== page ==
Virginians who ride Metro are likely to make more than $75,000 per year at jobs with private companies, a new analysis of Metro survey data suggests. The survey also shows that more Marylanders ride Metro on weekdays than people who live anywhere else.
WASHINGTON — Virginians who ride Metro are likely to make more than $75,000 per year at jobs with private companies, a new analysis of Metro survey data suggests.
The survey also shows that more Marylanders ride Metro on weekdays than people who live anywhere else.
The Northern Virginia Transportation Commission review of a Metro rider survey taken in early 2016, before round-the-clock track work began, suggests 37 percent of Metrorail weekday riders who live in Virginia work for the federal government, and slightly more than half of the Virginia riders live in households earning more than $100,000 per year.
According to the survey, Virginians make up about 30.5 percent of weekday Metrorail riders. D.C. residents make up around 30 percent, and Maryland residents make up about 37 percent. People who live outside the District, Maryland and Virginia make up about 3.5 percent of riders on an average weekday.
About 35 percent of Maryland weekday riders and 24 percent of D.C. riders work directly for the federal government. Rail riders in the District are less likely to live in a household making at least $75,000 per year, compared to riders in Maryland or Virginia.
Nearly three in four weekday trips by Virginians are in the morning or afternoon rush, mostly by people who live in Arlington, Fairfax or Loudoun counties or the cities of Alexandria, Fairfax and Falls Church.
Other riders come from areas like Fredericksburg on VRE, commuter buses or Interstate 95. Commuter buses from areas like Prince William and Loudoun Counties also drop riders in D.C. at stations like L’Enfant Plaza where they transfer to Metro to get to work.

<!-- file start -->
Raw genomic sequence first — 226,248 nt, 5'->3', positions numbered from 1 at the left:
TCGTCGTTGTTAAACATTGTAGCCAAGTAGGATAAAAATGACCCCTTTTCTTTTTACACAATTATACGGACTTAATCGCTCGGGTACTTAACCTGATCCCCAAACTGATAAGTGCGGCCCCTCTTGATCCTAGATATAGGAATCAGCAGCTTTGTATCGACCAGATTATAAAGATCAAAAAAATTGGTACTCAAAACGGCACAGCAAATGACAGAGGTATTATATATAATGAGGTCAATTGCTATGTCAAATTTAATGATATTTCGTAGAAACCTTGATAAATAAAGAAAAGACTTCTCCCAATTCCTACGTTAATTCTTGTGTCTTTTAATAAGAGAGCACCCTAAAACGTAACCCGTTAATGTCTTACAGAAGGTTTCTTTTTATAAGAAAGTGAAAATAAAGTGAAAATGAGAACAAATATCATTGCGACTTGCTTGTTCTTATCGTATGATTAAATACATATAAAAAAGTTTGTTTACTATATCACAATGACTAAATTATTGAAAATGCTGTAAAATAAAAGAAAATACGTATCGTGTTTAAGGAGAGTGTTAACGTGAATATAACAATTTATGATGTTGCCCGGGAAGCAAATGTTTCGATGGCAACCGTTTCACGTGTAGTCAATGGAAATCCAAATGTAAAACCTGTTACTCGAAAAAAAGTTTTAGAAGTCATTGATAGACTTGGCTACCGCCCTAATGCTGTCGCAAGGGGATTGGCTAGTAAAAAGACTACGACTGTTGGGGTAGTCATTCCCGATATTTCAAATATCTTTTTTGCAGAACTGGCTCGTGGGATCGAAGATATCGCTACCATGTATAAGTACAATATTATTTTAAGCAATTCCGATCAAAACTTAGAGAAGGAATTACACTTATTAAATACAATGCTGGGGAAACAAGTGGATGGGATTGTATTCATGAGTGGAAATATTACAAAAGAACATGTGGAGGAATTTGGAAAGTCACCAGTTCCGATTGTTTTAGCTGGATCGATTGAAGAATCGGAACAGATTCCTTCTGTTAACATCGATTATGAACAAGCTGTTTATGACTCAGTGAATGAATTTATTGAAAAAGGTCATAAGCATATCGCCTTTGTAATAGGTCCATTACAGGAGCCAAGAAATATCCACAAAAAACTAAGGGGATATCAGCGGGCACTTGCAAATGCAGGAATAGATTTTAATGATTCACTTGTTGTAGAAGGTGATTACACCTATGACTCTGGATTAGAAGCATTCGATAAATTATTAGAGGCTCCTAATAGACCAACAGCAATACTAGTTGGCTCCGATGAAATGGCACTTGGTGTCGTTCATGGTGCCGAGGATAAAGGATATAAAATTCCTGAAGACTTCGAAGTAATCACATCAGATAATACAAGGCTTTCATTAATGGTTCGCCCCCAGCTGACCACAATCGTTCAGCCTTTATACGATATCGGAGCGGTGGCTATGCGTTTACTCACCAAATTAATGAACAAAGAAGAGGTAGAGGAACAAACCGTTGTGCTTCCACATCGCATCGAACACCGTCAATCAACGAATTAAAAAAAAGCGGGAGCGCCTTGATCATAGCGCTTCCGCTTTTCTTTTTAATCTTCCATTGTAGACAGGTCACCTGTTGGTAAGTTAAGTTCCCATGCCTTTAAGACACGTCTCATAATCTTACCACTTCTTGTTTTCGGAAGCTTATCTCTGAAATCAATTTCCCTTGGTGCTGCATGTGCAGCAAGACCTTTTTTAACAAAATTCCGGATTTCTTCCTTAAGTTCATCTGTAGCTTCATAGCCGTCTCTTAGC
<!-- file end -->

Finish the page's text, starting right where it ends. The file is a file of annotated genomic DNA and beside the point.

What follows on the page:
Riders like that are part of the reason the District has challenged current Metro funding formulas.
The local bus hub at the Pentagon amid a sea of Department of Defense parking lots makes that station the most heavily accessed by bus during the morning rush.
East Falls Church, with a relatively small parking lot and right off a heavily trafficked bike trail, has the highest percentage of Virginia riders getting to the station by personal bike or Capital BikeShare during the morning commute.
Driving alone to the station is most common at end-of-line stations with large parking lots, such as Franconia-Springfield and Vienna. Walking to stations is more common in the more densely developed areas of Arlington and Alexandria.
Overall, an estimated 38 percent of Virginia riders walk to Virginia stations during the morning commute, 27 percent take a bus and 21 percent drive alone
Metro uses the survey data in conjunction with census statistics to determine the acceptable impacts of service changes on low-income and minority groups.
The regionwide 2016 rider survey estimated 45 percent of rail trips were taken by members of minority groups, and 13 percent of rail riders are low-income. On Metrobuses, an estimated 81 percent of trips are taken by members of minority groups, while an estimated 52 percent of riders are low-income.
Those ratios are higher than when Metro had last conducted the survey in 2012. The older data was used to measure the impact of fare hikes and service cuts that were implemented in June.
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